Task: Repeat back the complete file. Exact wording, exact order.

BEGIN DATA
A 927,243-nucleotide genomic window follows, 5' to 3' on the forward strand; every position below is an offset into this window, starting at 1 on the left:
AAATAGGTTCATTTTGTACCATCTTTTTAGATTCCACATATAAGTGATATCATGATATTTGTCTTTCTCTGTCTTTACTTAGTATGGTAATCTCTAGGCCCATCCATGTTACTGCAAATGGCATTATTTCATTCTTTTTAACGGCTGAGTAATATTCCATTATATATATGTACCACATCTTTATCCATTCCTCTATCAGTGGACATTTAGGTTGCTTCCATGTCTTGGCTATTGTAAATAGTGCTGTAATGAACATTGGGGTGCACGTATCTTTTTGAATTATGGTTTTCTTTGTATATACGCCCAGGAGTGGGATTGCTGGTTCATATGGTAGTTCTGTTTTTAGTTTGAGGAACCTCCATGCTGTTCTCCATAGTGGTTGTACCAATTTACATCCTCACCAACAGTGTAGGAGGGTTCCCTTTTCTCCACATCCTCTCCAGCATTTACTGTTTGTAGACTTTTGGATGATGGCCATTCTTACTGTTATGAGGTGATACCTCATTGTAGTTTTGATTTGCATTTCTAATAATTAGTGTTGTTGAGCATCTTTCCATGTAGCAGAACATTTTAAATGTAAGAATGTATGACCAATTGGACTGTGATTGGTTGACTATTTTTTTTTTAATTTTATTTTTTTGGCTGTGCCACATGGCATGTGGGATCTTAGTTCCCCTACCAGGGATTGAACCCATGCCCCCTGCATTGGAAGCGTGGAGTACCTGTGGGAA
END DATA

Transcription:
A 927,243-nucleotide genomic window follows, 5' to 3' on the forward strand; every position below is an offset into this window, starting at 1 on the left:
AAATAGGTTCATTTTGTACCATCTTTTTAGATTCCACATATAAGTGATATCATGATATTTGTCTTTCTCTGTCTTTACTTAGTATGGTAATCTCTAGGCCCATCCATGTTACTGCAAATGGCATTATTTCATTCTTTTTAACGGCTGAGTAATATTCCATTATATATATGTACCACATCTTTATCCATTCCTCTATCAGTGGACATTTAGGTTGCTTCCATGTCTTGGCTATTGTAAATAGTGCTGTAATGAACATTGGGGTGCACGTATCTTTTTGAATTATGGTTTTCTTTGTATATACGCCCAGGAGTGGGATTGCTGGTTCATATGGTAGTTCTGTTTTTAGTTTGAGGAACCTCCATGCTGTTCTCCATAGTGGTTGTACCAATTTACATCCTCACCAACAGTGTAGGAGGGTTCCCTTTTCTCCACATCCTCTCCAGCATTTACTGTTTGTAGACTTTTGGATGATGGCCATTCTTACTGTTATGAGGTGATACCTCATTGTAGTTTTGATTTGCATTTCTAATAATTAGTGTTGTTGAGCATCTTTCCATGTAGCAGAACATTTTAAATGTAAGAATGTATGACCAATTGGACTGTGATTGGTTGACTATTTTTTTTTTAATTTTATTTTTTTGGCTGTGCCACATGGCATGTGGGATCTTAGTTCCCCTACCAGGGATTGAACCCATGCCCCCTGCATTGGAAGCGTGGAGTACCTGTGGGAA